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14.10.13

People over Profit: five ways to improve outsourcing in local government

Source: Public Sector Executive Sept/Oct 2013

Outsourced public services are here to stay, argues Joe Penny of the new economics foundation (nef). So how can we ensure that providers prioritise people over profits locally? 

In August, a judicial review into Barnet’s controversial ‘One Barnet’ plan to outsource swathes of its services ruled in favour of the council and against local campaigners. 

Over the next ten years private company Capita will now earn £480m through two contracts that cover services ranging from planning and trading standards to human resources and benefits administration. Yet, as eye-watering as £480m over ten years is, ‘One Barnet’ is just the tip of a very large iceberg – one which, unlike actual icebergs, is growing all the time. 

Though in no way new, outsourcing is now very big business – £82bn is spent on outsourced public services every year. It covers a huge range of services, including a growing number of ‘human services’, such as social services for vulnerable young people, the probation service, and, of course, the NHS. What’s more, as year-on-year cuts to public spending continue, pressures to find cheaper ways of delivering public services mount. This is especially true for local government, where swingeing cuts are forcing a radical rethink of what services councils can provide.

For many this shift towards diverse ‘markets’ in public services is long overdue. MPs, civil servants and policy wonks from all political hues back the idea of more ‘open public services’. For others outsourcing represents nothing more than a betrayal of the very ethos of public services. At nef we have questioned approaches which uncritically embrace choice, competition and free market principles in public services, especially when it comes to providing human services, such as social care and youth services.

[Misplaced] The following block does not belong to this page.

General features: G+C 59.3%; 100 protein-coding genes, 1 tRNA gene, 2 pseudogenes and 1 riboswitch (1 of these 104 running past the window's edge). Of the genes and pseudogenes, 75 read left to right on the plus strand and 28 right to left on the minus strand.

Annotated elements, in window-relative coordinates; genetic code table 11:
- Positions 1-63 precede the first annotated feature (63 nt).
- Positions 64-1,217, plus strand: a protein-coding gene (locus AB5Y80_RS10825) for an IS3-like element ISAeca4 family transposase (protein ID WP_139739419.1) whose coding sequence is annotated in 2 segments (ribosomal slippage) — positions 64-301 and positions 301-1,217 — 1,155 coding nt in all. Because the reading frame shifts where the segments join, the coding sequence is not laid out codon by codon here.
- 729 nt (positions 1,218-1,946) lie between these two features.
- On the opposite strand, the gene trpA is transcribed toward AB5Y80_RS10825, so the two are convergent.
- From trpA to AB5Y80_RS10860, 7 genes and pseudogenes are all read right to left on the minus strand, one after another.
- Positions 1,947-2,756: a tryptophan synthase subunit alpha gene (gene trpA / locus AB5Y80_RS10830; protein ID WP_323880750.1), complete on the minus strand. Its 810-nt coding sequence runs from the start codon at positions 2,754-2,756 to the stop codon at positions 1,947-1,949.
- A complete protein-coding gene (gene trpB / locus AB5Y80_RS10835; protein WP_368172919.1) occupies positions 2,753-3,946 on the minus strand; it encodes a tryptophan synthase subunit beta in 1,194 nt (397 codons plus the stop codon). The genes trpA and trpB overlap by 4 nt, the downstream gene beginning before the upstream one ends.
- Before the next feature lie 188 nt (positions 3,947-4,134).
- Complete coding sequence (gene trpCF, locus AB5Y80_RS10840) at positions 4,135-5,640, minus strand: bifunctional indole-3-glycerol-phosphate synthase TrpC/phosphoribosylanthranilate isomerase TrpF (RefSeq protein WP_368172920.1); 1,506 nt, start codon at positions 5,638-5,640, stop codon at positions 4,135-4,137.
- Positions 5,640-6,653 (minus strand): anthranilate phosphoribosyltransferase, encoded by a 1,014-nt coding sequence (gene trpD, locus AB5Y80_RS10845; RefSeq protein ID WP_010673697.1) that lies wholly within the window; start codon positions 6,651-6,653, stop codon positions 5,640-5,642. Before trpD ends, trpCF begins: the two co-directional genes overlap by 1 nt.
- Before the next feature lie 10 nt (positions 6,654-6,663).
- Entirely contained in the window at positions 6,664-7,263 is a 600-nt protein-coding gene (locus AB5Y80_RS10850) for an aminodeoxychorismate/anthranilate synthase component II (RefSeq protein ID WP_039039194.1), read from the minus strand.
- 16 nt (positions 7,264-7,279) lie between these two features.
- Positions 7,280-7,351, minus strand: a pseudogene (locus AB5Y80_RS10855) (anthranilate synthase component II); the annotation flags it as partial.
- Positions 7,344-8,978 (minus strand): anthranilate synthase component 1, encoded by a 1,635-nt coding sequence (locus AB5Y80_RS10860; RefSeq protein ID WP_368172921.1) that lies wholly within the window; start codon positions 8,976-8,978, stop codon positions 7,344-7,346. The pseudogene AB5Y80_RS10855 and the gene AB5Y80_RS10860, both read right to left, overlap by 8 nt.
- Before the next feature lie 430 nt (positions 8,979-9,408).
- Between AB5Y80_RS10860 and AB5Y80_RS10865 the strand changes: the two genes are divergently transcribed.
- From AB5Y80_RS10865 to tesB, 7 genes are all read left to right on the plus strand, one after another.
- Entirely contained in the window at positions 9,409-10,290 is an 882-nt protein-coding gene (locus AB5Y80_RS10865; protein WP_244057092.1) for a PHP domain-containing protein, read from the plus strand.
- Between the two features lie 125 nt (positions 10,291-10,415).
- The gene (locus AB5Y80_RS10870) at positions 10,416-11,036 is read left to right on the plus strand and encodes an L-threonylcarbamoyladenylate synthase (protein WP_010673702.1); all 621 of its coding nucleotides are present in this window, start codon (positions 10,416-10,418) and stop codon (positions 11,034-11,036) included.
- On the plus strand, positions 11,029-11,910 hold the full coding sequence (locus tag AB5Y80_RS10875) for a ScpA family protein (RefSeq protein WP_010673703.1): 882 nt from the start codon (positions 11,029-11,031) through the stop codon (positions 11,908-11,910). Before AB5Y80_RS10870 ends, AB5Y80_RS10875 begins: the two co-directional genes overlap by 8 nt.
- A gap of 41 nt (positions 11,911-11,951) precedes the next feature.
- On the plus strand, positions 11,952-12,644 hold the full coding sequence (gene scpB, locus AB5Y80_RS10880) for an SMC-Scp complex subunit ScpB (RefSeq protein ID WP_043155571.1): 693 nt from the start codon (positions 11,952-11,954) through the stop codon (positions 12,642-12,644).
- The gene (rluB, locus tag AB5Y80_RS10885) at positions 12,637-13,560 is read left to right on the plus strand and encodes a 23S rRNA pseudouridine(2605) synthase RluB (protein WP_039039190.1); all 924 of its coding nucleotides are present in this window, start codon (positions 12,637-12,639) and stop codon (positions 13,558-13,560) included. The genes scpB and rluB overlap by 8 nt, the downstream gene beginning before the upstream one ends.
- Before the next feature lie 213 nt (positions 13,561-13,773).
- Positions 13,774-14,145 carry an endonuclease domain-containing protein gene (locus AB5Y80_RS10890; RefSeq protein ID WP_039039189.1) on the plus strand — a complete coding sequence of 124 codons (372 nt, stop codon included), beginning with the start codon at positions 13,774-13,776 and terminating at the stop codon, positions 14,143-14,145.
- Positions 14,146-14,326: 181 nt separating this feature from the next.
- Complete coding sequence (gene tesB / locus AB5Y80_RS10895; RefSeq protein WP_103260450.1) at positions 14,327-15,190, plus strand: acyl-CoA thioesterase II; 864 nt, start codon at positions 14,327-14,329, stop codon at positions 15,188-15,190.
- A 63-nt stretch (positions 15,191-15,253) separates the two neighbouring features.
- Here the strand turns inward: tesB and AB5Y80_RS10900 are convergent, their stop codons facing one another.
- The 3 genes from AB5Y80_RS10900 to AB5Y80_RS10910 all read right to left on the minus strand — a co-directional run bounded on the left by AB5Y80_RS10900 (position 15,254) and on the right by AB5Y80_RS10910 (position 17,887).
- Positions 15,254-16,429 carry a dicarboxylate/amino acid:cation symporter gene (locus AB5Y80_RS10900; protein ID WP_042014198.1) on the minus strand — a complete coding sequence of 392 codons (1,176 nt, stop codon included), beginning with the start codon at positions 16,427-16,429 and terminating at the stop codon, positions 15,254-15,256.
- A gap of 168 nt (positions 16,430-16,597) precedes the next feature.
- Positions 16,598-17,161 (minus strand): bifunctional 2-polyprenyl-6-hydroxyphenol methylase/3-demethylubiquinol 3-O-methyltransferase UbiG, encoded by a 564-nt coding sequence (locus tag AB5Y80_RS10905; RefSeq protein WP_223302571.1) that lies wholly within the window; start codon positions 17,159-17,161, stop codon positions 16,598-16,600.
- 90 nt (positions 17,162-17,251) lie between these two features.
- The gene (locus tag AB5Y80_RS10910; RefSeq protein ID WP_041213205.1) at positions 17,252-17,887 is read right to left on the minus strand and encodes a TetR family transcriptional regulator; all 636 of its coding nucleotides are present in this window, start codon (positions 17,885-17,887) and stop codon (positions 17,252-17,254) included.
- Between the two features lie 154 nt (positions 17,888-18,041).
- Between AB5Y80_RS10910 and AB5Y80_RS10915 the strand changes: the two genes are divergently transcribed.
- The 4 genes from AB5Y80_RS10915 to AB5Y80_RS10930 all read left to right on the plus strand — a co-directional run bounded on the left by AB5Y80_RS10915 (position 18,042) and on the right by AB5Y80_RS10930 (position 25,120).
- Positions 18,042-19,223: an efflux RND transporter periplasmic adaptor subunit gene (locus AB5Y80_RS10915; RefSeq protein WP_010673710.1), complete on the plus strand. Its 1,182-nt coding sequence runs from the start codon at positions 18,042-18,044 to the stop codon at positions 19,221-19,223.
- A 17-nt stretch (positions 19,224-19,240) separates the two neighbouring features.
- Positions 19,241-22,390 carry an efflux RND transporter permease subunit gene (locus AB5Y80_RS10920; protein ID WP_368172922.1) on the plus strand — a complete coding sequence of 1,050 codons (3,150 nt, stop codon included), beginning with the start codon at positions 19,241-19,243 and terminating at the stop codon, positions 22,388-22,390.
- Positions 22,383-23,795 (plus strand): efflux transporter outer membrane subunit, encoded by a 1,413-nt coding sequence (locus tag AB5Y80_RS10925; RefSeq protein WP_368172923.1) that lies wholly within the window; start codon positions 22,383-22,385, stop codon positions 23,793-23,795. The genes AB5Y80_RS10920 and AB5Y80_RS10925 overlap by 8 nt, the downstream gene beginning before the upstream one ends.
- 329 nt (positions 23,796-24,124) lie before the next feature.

We have also challenged the bias towards large organisations and corporations, and an unquestioning faith in the efficacy of the private sector. However, we do not reject the idea that public services might sometimes be better delivered by alternative providers, such as community groups, voluntary organisations and social enterprises, if they are commissioned well.

So how can we make sure that when public services are ‘opened up’, they privilege co-operation over competition, shared responsibilities over individual choice and people over the financial bottom line or profit? Over the past three years we have been working closely with several local authorities on better ways of commissioning and procuring of human services. Drawing on this work, five principles have emerged.

1. Re-imagine what ‘open’ public services means

In the Open Public Services White Paper, it is fairly clear what ‘Open Public Services’ means. It means opening up public services to more market-based principles. But there is another way of interpreting open public services.

What if it was re-imagined to mean open to deliberative decision making with local citizens, and in particular people who use services? 

Shifting commissioning from a technical process, delivered by a few local authority officers, to a deliberative process, involving all of us, could help to ensure that decisions about public services better reflect our needs and aspirations. Of course, ‘our’ aspirations will not always be consensual. There will be differences of opinion and conflict. 

But then, as Bent Flyvbjerg and others have shown, that is always the case. It’s just that in an open and deliberative process these conflicts are recognised and engaged with.  Doing this can only make decisions more legitimate; this is all the more pertinent during a time of cuts.

2. Commission for full social, environmental and economic value at the local level 

Local authority commissioning shapes how vast sums of money are spent in local areas across the country. It influences the quality and availability of public services and their impact on the local economy.

However, traditional approaches to commissioning and procurement fail to adequately take into consideration the value that can be created by different approaches to delivery and their wider social, economic and environmental costs and benefits.